ANAHEIM : Council to Consider Hotel Tax Increase
The City Council will consider a proposal Tuesday to increase the city’s tax on hotel and motel rooms to pay for a $12.5-million expansion of the Anaheim Convention Center.
The measure would increase the “transient occupancy tax” from 11% to 11.6% on Feb. 1 and to 13% on Dec. 1, 1993. It has the backing of the city’s major hotels, which say the expansion is necessary if Anaheim is going to continue to be host to large conventions and exhibits.
“We support the increase because we benefit and the city benefits because it uses a great percentage of the tax to support our industry,” said Ned Snavely, general manager of the Anaheim Marriott. He said that no one objected to the increase at a recent meeting of the managers of the city’s major hotels.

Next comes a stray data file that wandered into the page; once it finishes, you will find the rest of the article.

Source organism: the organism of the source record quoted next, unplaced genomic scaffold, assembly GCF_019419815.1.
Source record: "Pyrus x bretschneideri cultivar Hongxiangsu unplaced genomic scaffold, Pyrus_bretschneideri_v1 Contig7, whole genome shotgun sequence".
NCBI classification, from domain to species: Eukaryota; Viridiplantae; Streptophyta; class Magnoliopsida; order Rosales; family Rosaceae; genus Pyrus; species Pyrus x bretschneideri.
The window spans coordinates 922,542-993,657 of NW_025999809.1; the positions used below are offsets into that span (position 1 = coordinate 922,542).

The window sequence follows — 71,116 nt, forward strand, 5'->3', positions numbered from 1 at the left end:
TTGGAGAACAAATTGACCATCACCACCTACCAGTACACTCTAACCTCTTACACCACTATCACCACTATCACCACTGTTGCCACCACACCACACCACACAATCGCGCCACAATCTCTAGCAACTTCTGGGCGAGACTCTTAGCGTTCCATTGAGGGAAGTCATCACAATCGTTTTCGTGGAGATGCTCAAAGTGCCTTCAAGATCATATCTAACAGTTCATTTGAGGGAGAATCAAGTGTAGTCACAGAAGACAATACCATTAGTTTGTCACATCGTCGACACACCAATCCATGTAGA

“At the level the tax will be it will not affect our ability to sell rooms,” he said.
City officials estimate the tax increase will raise an extra $680,000 next year and $1.55 million a year after December, 1993.
According to a convention center study, Anaheim conventions were attended by 1.6 million delegates in 1989, and the delegates spent $1.1 billion in Orange County.
Construction on the expansion would begin in March. It would add a 150,000-square-foot exhibition hall to the convention center, which would give the facility 374,000 square feet of exhibit space.
That would keep the city on a par with proposed or completed convention centers in San Diego, Los Angeles, San Francisco, Seattle and Las Vegas, officials said.
Because it is a tax increase measure, the council will have to approve it twice. If the plan is approved Tuesday, a final vote would be scheduled for Dec. 17.